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I’m a good mother. You are, too. We love our kids. It’s a love that grows stronger and deeper with each passing day. 

But some days are hard, and long, and exhausting. Some days, when kids are screaming and running under our feet and eating boxes of granola bars out of our pantry – are trying. And just when we think that day can’t get worse, the one where you’re fueled by coffee and chocolate chips, the day when the washing machine breaks and the paint spills, the day when your house turns into a circus act – on that day, you step on the sharpest Lego made by man and realize that indeed it can get worse. 

I’ve had those days. Maybe you have, too? 

Mine came this week. I started a new adventure, one I’ve been wanting for so long. I’m working from home each day with no daycare. I know this is a privilege many women would love. I don’t take this opportunity I’ve been given lightly. 

But here’s the tricky part. I am the help. I am the daycare. I am the mom. I’ve always been mom, of course. But for the past seven years when I saw my kids during the weekday hours of 9:00 am through 4:00 pm, it was because someone was sick, or I had the day off, or it was time for a vacation. The day to day routine looks very different these days. And last week, on day two of the new mom routine, I had a mini meltdown.

“Mom! I’m hungry. What should we eat?” they questioned.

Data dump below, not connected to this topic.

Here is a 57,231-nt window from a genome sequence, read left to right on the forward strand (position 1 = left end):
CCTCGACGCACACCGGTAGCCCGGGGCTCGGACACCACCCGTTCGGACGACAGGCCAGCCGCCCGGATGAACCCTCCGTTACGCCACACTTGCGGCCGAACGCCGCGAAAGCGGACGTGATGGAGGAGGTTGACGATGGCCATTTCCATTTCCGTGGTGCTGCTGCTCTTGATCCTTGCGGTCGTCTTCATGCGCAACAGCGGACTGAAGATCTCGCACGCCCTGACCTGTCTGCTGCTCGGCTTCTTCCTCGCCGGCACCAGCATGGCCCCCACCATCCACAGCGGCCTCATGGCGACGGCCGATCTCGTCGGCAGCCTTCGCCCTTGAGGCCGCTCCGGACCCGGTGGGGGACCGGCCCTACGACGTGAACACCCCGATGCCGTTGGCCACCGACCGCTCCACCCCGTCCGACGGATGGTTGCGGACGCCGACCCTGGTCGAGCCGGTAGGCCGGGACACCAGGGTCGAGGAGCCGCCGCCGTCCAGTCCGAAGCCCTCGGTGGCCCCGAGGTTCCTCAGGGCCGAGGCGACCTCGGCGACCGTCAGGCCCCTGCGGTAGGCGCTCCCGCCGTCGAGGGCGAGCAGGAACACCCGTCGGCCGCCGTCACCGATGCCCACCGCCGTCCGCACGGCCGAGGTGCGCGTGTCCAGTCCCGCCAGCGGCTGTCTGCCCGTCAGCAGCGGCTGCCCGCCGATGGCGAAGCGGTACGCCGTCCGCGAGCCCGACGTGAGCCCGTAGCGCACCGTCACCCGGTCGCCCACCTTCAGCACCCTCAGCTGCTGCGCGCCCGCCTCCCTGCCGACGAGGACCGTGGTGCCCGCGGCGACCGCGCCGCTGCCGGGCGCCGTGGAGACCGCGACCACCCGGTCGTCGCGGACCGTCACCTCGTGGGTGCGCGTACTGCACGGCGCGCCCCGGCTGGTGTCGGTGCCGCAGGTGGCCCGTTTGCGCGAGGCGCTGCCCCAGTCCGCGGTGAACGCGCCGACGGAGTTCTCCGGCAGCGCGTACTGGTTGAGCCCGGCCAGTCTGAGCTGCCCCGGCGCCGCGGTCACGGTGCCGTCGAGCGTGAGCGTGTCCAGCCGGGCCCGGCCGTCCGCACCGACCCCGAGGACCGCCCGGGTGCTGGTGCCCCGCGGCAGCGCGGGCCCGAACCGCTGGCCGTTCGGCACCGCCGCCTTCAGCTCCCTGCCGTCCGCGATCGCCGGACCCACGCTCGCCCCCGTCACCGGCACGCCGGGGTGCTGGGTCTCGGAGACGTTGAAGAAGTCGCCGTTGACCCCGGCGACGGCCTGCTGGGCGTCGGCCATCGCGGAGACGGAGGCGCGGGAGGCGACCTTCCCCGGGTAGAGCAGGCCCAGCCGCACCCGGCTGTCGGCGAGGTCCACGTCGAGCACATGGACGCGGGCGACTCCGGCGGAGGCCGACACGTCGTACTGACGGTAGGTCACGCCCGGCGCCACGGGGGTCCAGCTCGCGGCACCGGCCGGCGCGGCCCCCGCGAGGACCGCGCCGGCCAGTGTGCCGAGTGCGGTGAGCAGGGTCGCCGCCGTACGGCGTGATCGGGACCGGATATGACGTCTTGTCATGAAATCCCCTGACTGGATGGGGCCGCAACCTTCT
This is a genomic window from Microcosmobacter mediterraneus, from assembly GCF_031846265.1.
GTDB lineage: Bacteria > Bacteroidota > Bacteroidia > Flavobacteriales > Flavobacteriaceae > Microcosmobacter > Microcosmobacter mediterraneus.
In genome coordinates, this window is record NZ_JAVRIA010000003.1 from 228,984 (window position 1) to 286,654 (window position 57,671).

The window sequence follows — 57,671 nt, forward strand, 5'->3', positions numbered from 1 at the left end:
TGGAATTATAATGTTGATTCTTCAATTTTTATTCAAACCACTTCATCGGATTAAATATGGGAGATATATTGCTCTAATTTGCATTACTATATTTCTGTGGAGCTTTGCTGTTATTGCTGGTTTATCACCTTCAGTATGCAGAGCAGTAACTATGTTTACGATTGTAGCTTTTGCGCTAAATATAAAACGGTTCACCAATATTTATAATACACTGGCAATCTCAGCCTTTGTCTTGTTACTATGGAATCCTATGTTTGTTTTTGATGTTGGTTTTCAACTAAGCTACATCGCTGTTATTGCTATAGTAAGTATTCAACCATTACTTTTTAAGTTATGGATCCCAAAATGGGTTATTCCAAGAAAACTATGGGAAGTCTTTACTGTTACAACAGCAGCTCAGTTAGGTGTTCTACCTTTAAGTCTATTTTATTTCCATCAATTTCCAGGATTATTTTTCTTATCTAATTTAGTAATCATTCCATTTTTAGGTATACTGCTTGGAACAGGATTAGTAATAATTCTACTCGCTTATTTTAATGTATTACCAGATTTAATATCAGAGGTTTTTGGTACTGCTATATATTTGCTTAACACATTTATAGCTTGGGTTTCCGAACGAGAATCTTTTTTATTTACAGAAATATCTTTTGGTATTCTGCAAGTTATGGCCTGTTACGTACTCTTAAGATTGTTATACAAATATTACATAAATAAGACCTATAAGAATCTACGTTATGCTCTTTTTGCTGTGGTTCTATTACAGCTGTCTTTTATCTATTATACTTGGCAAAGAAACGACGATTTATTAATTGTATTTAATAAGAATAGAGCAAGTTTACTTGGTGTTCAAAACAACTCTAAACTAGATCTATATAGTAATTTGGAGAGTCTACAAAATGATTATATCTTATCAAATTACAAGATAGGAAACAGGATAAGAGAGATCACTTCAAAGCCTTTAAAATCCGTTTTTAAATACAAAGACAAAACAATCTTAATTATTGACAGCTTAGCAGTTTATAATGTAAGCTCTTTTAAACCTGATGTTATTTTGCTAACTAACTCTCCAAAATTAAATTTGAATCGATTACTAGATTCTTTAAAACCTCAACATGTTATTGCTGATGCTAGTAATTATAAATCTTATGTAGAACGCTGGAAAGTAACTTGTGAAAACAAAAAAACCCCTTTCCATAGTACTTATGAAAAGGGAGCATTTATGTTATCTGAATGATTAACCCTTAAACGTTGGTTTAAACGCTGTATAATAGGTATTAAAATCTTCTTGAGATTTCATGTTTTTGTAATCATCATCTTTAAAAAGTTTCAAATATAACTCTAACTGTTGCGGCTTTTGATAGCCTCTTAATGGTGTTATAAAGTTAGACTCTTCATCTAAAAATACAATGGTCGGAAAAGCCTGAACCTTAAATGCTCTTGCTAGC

And I looked at them and then looked at the clock and seriously wondered who was going to feed these kids. Ten seconds later, when I realized the answer was me, the meltdown began.

I slopped together peanut butter and jelly sandwiches, turned on a cartoon, walked quietly back to my office nook and sobbed.

What kind of mother forgets to feed her kids lunch? How will I possibly get my work done each day with kids at home? What if I can’t do this? What if I made a mistake?

It was the first time in seven years of motherhood that I felt like a bad mom. Even though I love every ounce of those kids and they love me right back. I still felt it.


That voice in my head kept telling me I couldn’t do this. It’s a sneaky voice that preys on my emotions when I’m tired or scared or worried.

“Why would you stop daycare, Leslie? You can’t do this! Who do you think you are?” I heard.

At the end of the day, when my house was quiet, when it was just me and the glow of the computer screen, a message popped up from a dear friend. She also had a rotten day; a day full of kid pee in a brand new home; a day full of frazzled nerves and worried anger.

And as I read her words, I realized she gets frustrated, too. Even though I know she is a beautiful, wonderful mom to her babes. She stays home with them, and sings to them and plays with them and loves them so well. She makes it look so easy. 

But all moms have hard days. It made me remember that you’ve probably felt this way too. And you, like me, could use an encouraging word.

And so mom, I want to send you a reminder. You got this. Even on the toughest days, your kids love you and all your perfect imperfections. And you love them, too. You are a good mom. You are a good mom. You are a good mom. Remember, believe, share and don’t forget to repeat this mantra over and over the next time you forget to feed those kids. 


So God Made a Mother book by Leslie Means

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Leslie Means

Leslie is the founder and owner of Her View From She is also a former news anchor, published children’s book author, weekly columnist, and has several published short stories as well. She is married to a very patient man. Together they have three fantastic kids.  When she’s not sharing too much personal information online and in the newspaper – you’ll find Leslie somewhere in Nebraska hanging out with family and friends. There’s also a 75% chance at any given time, you’ll spot her in the aisles at Target.

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